In the Air Force:
Advanced Fighter Aircraft Integrated Avionics; Aircraft Armament Systems Apprentice, F/A-22; Aircraft Hydraulic Systems Apprentice; Avionics Test Station And Components Helper, Avionics Sensor Systems and ElectronicWarfare Systems; Bomber/Special Electronic Warfare and Radar Surveillance Integrated Avionics Journeyman, B-52; Fire Protection Craftsman; In-Flight Refueling Apprentice; Mobility Air Forces Integrated Communication/Navigation/Mission Systems Helper, C-130/WC-130 (except SOF/PR and EC-130); Nuclear Weapons Craftsman; Remotely Piloted Aircraft Maintenance Apprentice, RQ-4
In the Army:
Aircraft Structural Repairer; Ammunition Specialist; Cavalry Scout; Chemical, Biological, Radiological, and Nuclear (CBRN) Specialist; Combat Engineer; Explosive Ordnance Disposal Specialist; Joint Fire Support Specialist; Petroleum Supply Specialist; Petroleum Technician; Unit Supply Specialist; Wheeled Vehicle Repairer
In the Marine Corps:
Aircraft Maintenance (Fixed-Wing); Aviation Ordnance Systems Technician; Distribution Management Specialist; Fixed-Wing Aircraft Airframe Mechanic, AV-8/TAV-8; Fixed-Wing Aircraft Airframe Mechanic-Trainee; Fixed-Wing Aircraft Mechanic, EA-6; Fixed-Wing Aircraft Power Plants Mechanic, F-404; Fixed-Wing Aircraft Safety Equipment Mechanic, F-35B; Flight Equipment Technician; Inventory Management Specialist; Operations Chief
In the Navy:
Aircrew Survival Equipmentman; Aviation Boatswain's Mate, Aircraft Handling; CWO - Ordnance, Aviation; Gas Turbine System Technician (Mechanical); Hull Maintenance Technician; Logistics Specialist; Machinist's Mate; Machinists Mate (Weapons); Machinists Mate, Nuclear Power; Sonar Technician (Surface); Special Warfare Operator
At old factories, power plants, and other facilities… hazardous materials —or hazmat—removal workers… clean up and remove materials that would be harmful to people and the environment. Hazmat workers remove lead or asbestos from structures that are undergoing renovation or demolition. They apply chemicals to surfaces, and cut out the material from surfaces or strip the walls, then package the waste. They may use sandblasters, scrapers, and vacuums to remove paint, often working in confined spaces or at great heights. They may build scaffolds or containment areas before cleanup. Hazmat workers also clean up landfills, incinerators, and industrial furnaces. Some work at nuclear facilities and power plants, where they measure and record radiation levels and package radioactive materials for storage. Hazmat workers are also called in to clean up spills from train or truck accidents. Hazmat work is dangerous, and guided by strict safety procedures. Workers wear protective suits and respirators for hours at a time. Most hazmat workers are employed full time, and overtime and shift work are common. When a disaster occurs, they may travel to work on location for several days or weeks. While a high school diploma or equivalent is the only formal education required, hazmat workers receive in-depth on-the-job training. Workers at nuclear facilities must take courses mandated by the U.S. Nuclear Regulatory Commission.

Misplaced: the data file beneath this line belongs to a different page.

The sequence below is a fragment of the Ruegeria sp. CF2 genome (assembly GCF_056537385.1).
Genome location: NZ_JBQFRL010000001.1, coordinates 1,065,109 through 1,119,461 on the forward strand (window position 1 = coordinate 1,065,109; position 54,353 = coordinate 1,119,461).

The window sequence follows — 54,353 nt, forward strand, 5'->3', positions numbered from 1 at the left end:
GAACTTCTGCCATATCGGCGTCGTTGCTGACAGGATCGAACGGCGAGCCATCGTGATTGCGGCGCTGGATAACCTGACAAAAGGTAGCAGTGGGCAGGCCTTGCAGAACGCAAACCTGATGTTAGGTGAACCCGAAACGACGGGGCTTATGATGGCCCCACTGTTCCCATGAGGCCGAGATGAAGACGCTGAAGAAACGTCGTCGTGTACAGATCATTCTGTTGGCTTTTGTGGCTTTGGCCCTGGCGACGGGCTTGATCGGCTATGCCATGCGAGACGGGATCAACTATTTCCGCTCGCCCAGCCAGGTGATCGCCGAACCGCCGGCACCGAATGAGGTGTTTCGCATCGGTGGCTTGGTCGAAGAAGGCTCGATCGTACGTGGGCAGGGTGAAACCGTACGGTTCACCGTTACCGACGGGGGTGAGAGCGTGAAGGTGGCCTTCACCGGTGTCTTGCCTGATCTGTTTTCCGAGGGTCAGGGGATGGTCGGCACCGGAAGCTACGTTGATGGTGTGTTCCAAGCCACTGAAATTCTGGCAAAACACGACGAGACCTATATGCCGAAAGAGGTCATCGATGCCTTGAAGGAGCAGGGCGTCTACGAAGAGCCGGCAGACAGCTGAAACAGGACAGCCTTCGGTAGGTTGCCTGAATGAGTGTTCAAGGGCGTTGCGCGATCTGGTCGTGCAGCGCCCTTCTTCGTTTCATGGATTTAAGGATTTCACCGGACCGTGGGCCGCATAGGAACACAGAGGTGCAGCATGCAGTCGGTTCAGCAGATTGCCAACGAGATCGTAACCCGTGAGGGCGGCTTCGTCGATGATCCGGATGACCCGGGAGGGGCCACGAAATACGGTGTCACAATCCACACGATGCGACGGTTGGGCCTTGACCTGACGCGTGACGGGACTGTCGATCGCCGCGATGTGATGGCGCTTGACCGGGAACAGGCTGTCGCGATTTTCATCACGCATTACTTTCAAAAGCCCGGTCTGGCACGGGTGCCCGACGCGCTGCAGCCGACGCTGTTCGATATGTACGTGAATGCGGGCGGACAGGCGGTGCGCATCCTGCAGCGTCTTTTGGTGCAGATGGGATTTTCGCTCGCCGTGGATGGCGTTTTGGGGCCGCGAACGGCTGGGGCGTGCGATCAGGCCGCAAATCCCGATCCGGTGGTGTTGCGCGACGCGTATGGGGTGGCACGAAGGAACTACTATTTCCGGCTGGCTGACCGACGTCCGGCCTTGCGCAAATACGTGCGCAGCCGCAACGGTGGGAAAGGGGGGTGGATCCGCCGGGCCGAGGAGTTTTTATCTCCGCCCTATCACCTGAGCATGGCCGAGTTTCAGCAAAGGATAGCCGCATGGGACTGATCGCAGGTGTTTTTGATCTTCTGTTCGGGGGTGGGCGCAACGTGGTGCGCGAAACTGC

What they do:
Identify, remove, pack, transport, or dispose of hazardous materials, including asbestos, lead-based paint, waste oil, fuel, transmission fluid, radioactive materials, or contaminated soil. Specialized training and certification in hazardous materials handling or a confined entry permit are generally required. May operate earth-moving equipment or trucks.
On the job, you would:
Build containment areas prior to beginning abatement or decontamination work.
Remove asbestos or lead from surfaces, using hand or power tools such as scrapers, vacuums, or high-pressure sprayers.
Identify asbestos, lead, or other hazardous materials to be removed, using monitoring devices.
Safety and Government
public safety and security
movement of people or goods by air, rail, sea, or road
Engineering and Technology
building and construction
keeping track of how well people and/or groups are doing in order to make improvements
thinking about the pros and cons of different ways to solve a problem
noticing a problem and figuring out the best way to solve it
listen and understand what people say
communicate by speaking
Ideas and Logic
notice when problems happen
group things in different ways
Hand and Finger Use
keep your arm or hand steady
hold or move items with your hands
quickly change the controls of a machine, car, truck or boat
People interested in this work like activities that include practical, hands-on problems and solutions.
They do well at jobs that need:
Attention to Detail
You might use software like this on the job:
Enterprise resource planning ERP software
Facilities management software
Computerized maintenance management system software CMMS
no high school diploma/GED or high school diploma/GED usually needed
Get started on your career:
New job opportunities are very likely in the future.